I think that data would indicate that the "wealthy" more than paid their "fair" share. I wonder if the same can be said by "other" socio-economic classes? Do you have data showing that they paid their "fair" share?



Statistics on what income levels pay federal taxes are a reflection of who is getting income and who is not getting income. The 1% pay a higher share of taxes because they receive a higher share of income relative to what was happening in the past.

I'm very much aware of that.

But the liberal battle cry of "We just want them (the wealthy) to pay their fair share" that I hear bandied about several times a month on SF Bay Area talk radio (KGO) ignores the reality that the rich do in fact pay a TON of taxes.

It's interesting to me that people actually believe that there is some kind of a "loop-hole" in California that allows the rich not to pay any taxes. But the bottom line is that the liberals and "critics" that call into these talk shows have no idea. They really dont. Perhaps if they made a chunk of money (in one year) they'd have a much better appreciation for the extremely progressive tax code and who pays what, in CALIFORNIA.

In fact, given that California is enjoying a record budget surplus during a Pandemic, one could realistically make the argument that marginal income tax rates in California are far too progressive, especially at the upper levels. The State has never been close to producing a $75 Billion Dollar Surplus. Not anywhere close. And yet it's happened during a pandemic where most lower class jobs disappeared due to Covid and the economy took a massive hit.

As I pointed out to Tom in a previous post, California treats long term capital gains as ORDINARY INCOME. This means that the rate is 20% + 12.3% = 32.3% for any gains above $625,370.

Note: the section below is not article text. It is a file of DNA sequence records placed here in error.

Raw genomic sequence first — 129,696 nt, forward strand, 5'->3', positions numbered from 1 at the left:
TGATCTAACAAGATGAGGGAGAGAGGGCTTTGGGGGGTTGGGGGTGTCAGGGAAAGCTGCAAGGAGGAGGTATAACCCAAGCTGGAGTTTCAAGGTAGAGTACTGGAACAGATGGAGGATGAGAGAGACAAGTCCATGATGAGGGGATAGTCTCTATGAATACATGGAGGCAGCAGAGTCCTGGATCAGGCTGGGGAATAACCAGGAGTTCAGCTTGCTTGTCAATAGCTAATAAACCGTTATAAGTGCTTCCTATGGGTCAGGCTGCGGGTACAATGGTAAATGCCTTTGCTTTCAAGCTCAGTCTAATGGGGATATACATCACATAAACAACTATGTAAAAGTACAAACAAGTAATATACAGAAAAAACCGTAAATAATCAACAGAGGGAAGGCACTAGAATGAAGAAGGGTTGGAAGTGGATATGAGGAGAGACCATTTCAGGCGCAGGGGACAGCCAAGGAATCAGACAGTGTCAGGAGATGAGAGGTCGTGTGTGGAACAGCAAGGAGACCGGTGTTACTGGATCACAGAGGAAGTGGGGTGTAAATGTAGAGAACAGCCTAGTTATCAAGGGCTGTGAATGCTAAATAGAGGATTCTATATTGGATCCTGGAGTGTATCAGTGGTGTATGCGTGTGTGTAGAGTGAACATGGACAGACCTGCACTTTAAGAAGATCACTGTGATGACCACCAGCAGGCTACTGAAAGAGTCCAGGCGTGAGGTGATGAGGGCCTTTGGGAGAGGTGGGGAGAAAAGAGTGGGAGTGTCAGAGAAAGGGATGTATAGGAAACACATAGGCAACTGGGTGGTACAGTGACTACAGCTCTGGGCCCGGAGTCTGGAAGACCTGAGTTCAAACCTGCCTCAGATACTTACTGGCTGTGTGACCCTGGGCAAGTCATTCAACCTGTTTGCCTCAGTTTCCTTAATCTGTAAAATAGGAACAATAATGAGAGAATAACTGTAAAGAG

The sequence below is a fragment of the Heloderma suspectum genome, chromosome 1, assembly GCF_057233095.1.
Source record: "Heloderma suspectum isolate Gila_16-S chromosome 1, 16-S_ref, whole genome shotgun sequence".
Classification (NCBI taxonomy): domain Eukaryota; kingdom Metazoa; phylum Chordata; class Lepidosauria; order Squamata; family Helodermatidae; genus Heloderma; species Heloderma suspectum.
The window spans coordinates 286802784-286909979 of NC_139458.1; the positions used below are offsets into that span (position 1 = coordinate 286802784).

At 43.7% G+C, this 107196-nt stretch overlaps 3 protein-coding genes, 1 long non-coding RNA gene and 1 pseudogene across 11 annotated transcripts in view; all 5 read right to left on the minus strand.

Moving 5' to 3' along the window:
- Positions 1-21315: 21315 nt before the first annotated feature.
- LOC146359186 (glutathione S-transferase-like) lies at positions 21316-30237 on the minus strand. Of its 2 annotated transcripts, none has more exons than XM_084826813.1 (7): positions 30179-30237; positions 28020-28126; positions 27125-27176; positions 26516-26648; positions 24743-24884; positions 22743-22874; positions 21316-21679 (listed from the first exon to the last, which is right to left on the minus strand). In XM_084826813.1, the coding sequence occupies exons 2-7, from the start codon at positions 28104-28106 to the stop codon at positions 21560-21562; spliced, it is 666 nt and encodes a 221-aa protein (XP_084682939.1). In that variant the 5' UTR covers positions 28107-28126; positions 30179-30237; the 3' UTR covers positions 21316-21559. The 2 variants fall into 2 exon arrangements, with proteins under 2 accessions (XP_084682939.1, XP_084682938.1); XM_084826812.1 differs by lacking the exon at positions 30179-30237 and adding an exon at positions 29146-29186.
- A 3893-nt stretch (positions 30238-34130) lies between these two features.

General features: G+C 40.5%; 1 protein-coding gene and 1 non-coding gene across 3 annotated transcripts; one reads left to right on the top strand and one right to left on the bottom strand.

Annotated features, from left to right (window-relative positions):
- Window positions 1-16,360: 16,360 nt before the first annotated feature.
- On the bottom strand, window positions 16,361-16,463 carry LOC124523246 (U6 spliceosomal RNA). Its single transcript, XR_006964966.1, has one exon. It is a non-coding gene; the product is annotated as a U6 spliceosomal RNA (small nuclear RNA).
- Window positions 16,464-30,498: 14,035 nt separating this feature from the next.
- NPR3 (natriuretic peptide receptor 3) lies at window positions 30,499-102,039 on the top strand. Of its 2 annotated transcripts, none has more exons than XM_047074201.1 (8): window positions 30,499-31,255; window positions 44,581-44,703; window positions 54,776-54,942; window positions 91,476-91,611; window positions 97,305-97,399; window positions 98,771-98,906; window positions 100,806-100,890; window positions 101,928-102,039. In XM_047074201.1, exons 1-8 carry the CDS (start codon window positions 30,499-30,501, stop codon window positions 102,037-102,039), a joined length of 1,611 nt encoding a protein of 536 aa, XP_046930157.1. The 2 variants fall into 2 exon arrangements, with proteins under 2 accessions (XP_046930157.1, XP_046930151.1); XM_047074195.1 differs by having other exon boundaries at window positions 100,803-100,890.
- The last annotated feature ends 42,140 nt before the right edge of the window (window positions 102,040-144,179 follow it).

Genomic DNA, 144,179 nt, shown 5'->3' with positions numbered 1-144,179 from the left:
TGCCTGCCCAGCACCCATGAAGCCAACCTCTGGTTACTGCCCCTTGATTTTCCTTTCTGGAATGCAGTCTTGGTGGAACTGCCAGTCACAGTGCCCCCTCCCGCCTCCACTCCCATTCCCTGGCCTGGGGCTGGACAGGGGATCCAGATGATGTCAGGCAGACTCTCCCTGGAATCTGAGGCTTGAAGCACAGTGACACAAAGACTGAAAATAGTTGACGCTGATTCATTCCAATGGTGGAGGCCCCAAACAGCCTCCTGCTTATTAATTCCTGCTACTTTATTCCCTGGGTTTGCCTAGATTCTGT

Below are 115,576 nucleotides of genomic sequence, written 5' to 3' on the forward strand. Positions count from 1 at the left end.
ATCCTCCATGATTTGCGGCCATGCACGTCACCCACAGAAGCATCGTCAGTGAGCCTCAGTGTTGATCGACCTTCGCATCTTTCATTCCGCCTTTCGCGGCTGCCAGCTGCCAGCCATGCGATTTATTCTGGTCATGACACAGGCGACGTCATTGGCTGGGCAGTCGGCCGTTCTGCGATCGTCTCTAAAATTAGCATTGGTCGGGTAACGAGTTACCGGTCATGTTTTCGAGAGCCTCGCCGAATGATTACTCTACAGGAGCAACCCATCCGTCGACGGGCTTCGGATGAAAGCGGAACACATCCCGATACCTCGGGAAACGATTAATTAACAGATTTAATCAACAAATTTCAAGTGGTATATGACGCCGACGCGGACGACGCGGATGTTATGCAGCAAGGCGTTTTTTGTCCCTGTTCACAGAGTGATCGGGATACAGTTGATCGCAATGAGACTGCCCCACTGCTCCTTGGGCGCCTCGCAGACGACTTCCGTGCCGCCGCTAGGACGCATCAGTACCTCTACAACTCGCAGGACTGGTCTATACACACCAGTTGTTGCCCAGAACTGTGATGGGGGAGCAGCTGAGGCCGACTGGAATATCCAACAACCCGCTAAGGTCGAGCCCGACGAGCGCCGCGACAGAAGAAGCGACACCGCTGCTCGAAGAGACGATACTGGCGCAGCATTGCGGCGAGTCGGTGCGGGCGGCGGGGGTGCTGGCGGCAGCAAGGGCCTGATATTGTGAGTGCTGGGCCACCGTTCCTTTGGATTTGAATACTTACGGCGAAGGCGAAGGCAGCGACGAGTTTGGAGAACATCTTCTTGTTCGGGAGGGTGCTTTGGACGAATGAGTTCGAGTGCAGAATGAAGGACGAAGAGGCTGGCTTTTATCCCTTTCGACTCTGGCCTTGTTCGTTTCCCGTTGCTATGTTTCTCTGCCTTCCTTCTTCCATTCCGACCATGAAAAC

If the gains are over $1.0 million, add another 1% for the Mental Health Services Act via Prop. 63 that raises about $2 BILLION each year for the care of the mentally ill. - - - Has anyone here been aware of this 1% mental health surcharge before I mentioned it just now? Anyone??? - - - If so, please raise your hand.

One final point:

You'll never see Senator Warren or Bernie Sanders ever be "thankful" for entrepreneurship in Silicon Valley.

They dont care about entrepreneurs working hard and taking risk and keeping the U.S. economy vibrant, creative, and innovative like no other economy in the world. The United States is #1 in the world when it comes to services. There's a very good reason for that. Our economy is full of entrepreneurs who are creative and innovative and we have the deepest financial markets in the world that attract investors who wish to fund these "game-changing" ideas and technologies. - - - We dont produce "knock-off" products like China does. We create from scratch. We innovate. And it doesnt matter what color of skin the innovator is.

To me, this is what America is all about.

Socialists like Warren and Sanders just use entrepreneurs as punching bags.
And the word risk is simply not in their vocabulary. They believe that GOVT is much better at allocating your capital, than you are. - - - Unfortunately, I dont find much of a historical record that supports that claim.








DiabloWags
How long do you want to ignore this user?
Unit2Sucks said:




I agree with Tom on education as well but what I disagree is that our goal should be creating wealth for people. People need security to know that they are protected against the worst outcomes. Creating "wealth" for the masses would be a very poor use of government resources.
Well said.

And as you pointed out earlier, handing everyone $50,000 or $100,000 would not do anything to increase one's wealth because they would invariably spend all of it.

I'm all for "safety" nets and incentivizing things like education and securing the livelihood of our environment.

Prove that youre serious about attending your local JC and getting good grades, and I would be more than happy to support a Bill that pays for a student's second year for FREE. Dont just show up at your local JC expecting to "slide" through and spend your next 5 years there (off and on between odd retail jobs) just because its FREE and it makes your parents feel good about you.

But simply handing out money does nothing to create behavioral change that leads to self-sufficiency, let alone wealth accumulation. If you dont believe so, take a look at the people of Flint, Michigan over the last three decades and who they continue to vote into office to "help" them.